- Multinational businesses and EU member states are currently making ad hoc decisions to regulate data transfer to the US
- To address the chaos, several EU data protection authorities have issued guidance
What’s the News?
Following the European Court of Justice’s decision to invalidate the safe harbor framework, multinational businesses have been clamoring for guidance regarding how best to comply with European Union data protection laws while transferring data from the EU to the United States. While regulators are actively working to develop a “Safe Harbor 2.0”—with some speculating that draft legislation may be finalized as early as mid-December 2015— no such framework has been released. Further, it has been widely recognized that all data transfers taking place based upon a previous reliance on the framework are now in violation of EU law unless a separate transfer rationale exists. Given these concerns, several EU data protection authorities (DPAs) have spoken out with some guidance.
What are EU DPAs Saying?
Many of the authorities are saying what the ECJ previously stated: safe harbor is invalid. That said, several notable authorities have spoken up to provide their position following the invalidation, including the following:
- Article 29 Working Party: The Article 29 Working Party is composed of DPAs from the various EU Member States and other EU data authorities and is tasked with promoting uniform application of the EU Data Directive and otherwise advising the EU regarding data protection concerns. The Working Party released a statement indicating that it is analyzing the impact of the Court’s decision on other transfer methods such as standard contractual clauses and binding corporate rules. It also stated that DPAs are authorized to take action involving these transfer methods if deemed necessary to protect EU consumers. Further, if no solution is created by the end of January 2016, the Working Party has indicated that the various DPAs are committed to taking action, up to a possible coordinated enforcement action.
- Germany: In Germany, alternative transfer methods are still considered largely acceptable. However, concerns have been raised. Notably, multinational companies may consider the following:
- Consent: Specific consent may be provided by data subjects to permit the transfer of their data to the US. Consumers should be advised that data is being transferred to the US and the US has less stringent data protection requirements than the EU. Additionally, it may be advisable to notify consumers that they will not be able to exercise many of the rights conferred upon them in the EU once their data is transferred to the US.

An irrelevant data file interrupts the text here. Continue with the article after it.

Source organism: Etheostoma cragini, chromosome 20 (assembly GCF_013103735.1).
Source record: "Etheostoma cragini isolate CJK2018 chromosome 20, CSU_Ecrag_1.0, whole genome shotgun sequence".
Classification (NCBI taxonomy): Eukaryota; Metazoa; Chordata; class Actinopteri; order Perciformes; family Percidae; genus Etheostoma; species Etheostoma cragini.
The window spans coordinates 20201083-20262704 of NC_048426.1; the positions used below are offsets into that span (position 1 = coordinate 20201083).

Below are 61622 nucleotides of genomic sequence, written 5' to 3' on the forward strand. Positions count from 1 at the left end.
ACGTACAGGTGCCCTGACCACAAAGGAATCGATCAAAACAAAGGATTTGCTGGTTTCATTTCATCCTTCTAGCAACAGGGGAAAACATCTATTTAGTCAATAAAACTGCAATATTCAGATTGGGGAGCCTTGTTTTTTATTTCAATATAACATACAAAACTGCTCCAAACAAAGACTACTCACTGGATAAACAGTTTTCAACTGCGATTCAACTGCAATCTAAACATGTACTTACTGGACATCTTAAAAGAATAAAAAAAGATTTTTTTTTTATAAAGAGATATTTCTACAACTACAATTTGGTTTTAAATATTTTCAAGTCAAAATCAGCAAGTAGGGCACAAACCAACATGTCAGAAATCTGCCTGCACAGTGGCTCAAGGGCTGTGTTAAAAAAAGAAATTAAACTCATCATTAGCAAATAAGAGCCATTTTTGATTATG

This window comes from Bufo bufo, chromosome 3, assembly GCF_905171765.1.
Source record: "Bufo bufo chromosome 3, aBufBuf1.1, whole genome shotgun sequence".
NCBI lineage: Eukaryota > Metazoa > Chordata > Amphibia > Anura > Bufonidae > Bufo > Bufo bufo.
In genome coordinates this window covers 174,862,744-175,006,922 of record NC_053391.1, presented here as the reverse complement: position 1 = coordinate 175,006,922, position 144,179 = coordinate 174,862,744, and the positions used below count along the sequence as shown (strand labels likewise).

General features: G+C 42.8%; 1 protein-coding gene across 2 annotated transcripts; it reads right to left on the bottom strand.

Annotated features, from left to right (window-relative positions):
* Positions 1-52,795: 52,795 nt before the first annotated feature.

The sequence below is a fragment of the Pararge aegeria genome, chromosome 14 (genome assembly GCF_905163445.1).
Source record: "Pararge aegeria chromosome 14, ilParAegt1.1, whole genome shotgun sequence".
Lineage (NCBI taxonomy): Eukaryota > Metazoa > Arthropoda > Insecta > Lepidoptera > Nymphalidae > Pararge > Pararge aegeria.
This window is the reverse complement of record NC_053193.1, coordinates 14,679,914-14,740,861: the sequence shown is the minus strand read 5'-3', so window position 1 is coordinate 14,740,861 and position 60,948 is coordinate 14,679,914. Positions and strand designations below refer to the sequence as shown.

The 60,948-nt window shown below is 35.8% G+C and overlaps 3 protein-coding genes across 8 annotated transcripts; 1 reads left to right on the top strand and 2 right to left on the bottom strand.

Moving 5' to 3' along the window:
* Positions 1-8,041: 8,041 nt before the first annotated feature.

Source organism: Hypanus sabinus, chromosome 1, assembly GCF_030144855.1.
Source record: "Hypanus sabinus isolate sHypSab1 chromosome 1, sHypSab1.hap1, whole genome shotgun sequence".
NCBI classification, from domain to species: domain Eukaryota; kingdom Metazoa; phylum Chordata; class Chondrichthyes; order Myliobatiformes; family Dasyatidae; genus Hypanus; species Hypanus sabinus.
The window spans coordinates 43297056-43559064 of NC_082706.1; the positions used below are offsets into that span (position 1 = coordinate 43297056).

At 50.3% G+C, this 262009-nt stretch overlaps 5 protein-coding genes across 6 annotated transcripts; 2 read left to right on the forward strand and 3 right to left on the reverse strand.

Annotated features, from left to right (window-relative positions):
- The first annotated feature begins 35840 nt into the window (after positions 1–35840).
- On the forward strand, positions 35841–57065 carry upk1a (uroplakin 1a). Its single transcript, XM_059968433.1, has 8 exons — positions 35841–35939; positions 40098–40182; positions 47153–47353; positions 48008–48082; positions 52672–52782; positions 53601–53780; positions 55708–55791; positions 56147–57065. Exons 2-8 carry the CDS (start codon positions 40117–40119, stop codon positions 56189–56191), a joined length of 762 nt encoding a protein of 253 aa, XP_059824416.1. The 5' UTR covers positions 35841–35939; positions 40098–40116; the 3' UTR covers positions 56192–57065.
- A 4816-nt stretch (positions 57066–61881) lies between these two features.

- Contractual Purpose: In some cases, data may be transferred where such transfer is necessary to fulfill the purpose of a contract. For example, a consumer would have to share personal information in order to book airline travel. However, use of this justification for data transfer is limited and may not apply in all situations.
- Spain: Following the invalidation of safe harbor, the Spanish DPA has mailed formal letters to data controllers in Spain that had previously relied upon the safe harbor to transfer data to the US. The letters require companies to provide information on how they will comply with data transfer requirements following the invalidation of safe harbor.
The EU Member States continue to scramble to make ad hoc decisions regulating the transfer of information to the US following the invalidation of the safe harbor framework. Additional updates are sure to be forthcoming. The fragmented response by the DPAs continues to demonstrate the urgent need for a singular framework.
What Does This Mean for Businesses with EU Ties?
As noted in our previous alert, businesses which deal with these issues are encouraged to take thoughtful action to assess data transfer from the EU to the US. In many cases, businesses will be able to rely upon clear and specific consent. For others, standard contractual clauses or binding corporate rules may be a better solution. That said, a solution should be carefully created following an assessment of specific business needs.